1504.0 - Methodological News, Jun 2008  
Previous ISSUE Released at 11:30 AM (CANBERRA TIME) 13/06/2008   
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Hedonic price index construction for laptop computers

Hedonic regressions for personal computers (PCs), in conjunction with a traditional matched model approach, are currently used in the Producer Price Indexes (PPI). Hedonic regression is a method for predicting the price of a good through the characteristics that make up that good. In the area of PCs, for example, sales information on a range of computers is available, together with information on each PC's characteristics such as RAM size, speed, hard drive size, etc. Through standard regression techniques, one can model the relationship between the price of the good and these characteristics.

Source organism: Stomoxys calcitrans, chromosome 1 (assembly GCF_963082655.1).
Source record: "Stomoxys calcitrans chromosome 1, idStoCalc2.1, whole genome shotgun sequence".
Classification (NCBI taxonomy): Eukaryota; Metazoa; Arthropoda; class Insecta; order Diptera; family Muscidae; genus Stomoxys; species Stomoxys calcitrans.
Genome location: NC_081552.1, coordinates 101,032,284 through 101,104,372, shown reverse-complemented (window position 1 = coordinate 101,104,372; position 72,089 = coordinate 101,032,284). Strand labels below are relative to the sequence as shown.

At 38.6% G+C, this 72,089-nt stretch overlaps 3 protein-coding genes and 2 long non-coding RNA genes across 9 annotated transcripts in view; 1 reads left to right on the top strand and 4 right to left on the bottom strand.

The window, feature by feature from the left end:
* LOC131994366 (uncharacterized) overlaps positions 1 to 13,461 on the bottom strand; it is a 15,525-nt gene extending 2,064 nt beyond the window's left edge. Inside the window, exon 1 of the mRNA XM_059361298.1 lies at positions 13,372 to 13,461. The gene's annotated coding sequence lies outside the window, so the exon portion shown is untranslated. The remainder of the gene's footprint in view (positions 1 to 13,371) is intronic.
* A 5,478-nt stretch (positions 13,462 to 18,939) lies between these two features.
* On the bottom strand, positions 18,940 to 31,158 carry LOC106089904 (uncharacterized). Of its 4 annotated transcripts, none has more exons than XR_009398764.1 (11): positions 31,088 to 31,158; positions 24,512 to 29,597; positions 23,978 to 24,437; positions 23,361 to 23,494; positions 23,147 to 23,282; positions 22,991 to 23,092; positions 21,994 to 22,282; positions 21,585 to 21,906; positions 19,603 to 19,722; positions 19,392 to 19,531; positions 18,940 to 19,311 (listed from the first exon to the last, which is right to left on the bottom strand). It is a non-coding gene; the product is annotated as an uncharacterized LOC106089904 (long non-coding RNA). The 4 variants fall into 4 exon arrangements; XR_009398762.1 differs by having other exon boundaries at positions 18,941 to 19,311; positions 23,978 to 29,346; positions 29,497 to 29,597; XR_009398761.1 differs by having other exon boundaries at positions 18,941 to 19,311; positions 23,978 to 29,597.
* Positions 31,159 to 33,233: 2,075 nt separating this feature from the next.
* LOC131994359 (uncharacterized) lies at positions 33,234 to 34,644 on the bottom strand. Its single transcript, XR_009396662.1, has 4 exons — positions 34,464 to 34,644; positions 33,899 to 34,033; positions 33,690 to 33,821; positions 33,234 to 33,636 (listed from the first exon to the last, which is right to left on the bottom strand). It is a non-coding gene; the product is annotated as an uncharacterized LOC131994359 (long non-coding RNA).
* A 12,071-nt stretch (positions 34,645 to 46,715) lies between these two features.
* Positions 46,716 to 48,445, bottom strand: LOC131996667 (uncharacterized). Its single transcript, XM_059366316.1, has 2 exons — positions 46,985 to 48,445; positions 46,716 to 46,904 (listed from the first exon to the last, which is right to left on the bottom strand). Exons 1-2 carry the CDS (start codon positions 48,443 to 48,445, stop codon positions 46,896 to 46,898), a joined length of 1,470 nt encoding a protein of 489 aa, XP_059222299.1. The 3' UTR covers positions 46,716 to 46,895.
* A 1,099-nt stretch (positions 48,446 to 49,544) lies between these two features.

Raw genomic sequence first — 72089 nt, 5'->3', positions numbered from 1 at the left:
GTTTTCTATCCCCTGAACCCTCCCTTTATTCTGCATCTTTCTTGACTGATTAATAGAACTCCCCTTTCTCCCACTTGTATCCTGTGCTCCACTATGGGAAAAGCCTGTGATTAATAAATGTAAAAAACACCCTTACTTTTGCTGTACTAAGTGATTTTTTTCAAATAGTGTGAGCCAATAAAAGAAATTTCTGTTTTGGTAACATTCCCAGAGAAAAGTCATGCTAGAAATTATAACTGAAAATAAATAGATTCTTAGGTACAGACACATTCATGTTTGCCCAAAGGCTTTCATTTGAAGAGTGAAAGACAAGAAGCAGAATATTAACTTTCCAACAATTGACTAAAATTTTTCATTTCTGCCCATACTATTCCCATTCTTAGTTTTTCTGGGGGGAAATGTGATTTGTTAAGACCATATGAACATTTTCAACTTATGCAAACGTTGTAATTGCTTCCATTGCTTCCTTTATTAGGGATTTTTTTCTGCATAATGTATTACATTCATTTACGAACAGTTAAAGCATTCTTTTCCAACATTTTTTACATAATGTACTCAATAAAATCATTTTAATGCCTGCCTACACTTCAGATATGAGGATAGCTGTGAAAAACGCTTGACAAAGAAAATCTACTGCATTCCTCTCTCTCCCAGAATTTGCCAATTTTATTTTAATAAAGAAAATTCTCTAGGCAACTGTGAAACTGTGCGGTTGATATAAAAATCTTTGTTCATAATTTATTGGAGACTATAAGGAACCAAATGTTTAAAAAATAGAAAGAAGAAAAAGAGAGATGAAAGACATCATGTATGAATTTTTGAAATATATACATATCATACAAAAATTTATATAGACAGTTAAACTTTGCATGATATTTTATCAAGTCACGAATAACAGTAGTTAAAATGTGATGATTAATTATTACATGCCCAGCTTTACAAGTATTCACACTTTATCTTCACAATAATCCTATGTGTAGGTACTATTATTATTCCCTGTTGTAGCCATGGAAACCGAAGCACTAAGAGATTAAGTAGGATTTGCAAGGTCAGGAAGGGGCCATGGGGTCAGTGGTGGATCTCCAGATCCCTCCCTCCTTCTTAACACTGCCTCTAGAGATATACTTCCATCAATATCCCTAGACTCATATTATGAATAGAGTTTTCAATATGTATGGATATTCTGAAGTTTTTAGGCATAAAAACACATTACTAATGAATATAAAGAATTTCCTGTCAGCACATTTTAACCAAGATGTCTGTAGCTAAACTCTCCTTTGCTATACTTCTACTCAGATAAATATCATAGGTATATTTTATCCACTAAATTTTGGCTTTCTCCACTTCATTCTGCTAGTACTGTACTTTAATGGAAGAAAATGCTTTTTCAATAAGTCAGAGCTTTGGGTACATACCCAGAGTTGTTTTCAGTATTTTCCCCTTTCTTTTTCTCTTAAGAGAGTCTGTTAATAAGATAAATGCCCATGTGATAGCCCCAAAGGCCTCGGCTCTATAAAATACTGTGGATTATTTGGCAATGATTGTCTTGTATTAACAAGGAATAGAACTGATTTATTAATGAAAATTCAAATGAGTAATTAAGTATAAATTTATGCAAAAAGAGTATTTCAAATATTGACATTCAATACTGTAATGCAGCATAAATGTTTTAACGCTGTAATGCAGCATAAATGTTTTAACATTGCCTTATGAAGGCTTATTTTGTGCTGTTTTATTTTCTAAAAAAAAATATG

The use of hedonic regression in a price index is motivated primarily by a good having a high rate of quality change. This means that the number of one-to-one matches in successive months is reduced, and so traditional matched model approaches become less effective. The bias that is inherent through this reduction in matches can be somewhat reduced by estimating the prices of those goods that are not matched; this is why the hedonic regression is used.

A review was recently conducted by the Prices Branch recommending that the timing was appropriate to investigate the possibility of extending the hedonics regression to laptop computers, as laptop sales have been very strong in the last couple of years. On top of this possibility for a laptop hedonic price index, the desktop hedonic regression also requires a review to test its robustness and applicability in the current environment. The Analytical Services Branch (ASB) has started to assist in this review and in investigating the feasibility of introducing a hedonic price index for laptops. For laptops, it is expected that the form of the regression equation will be similar to that for desktop computers, with slight changes in the explanatory variables included.

For more information, please contact Steve Lane on (02) 6252 7833 or Charity Liaw on (02) 6252 5578.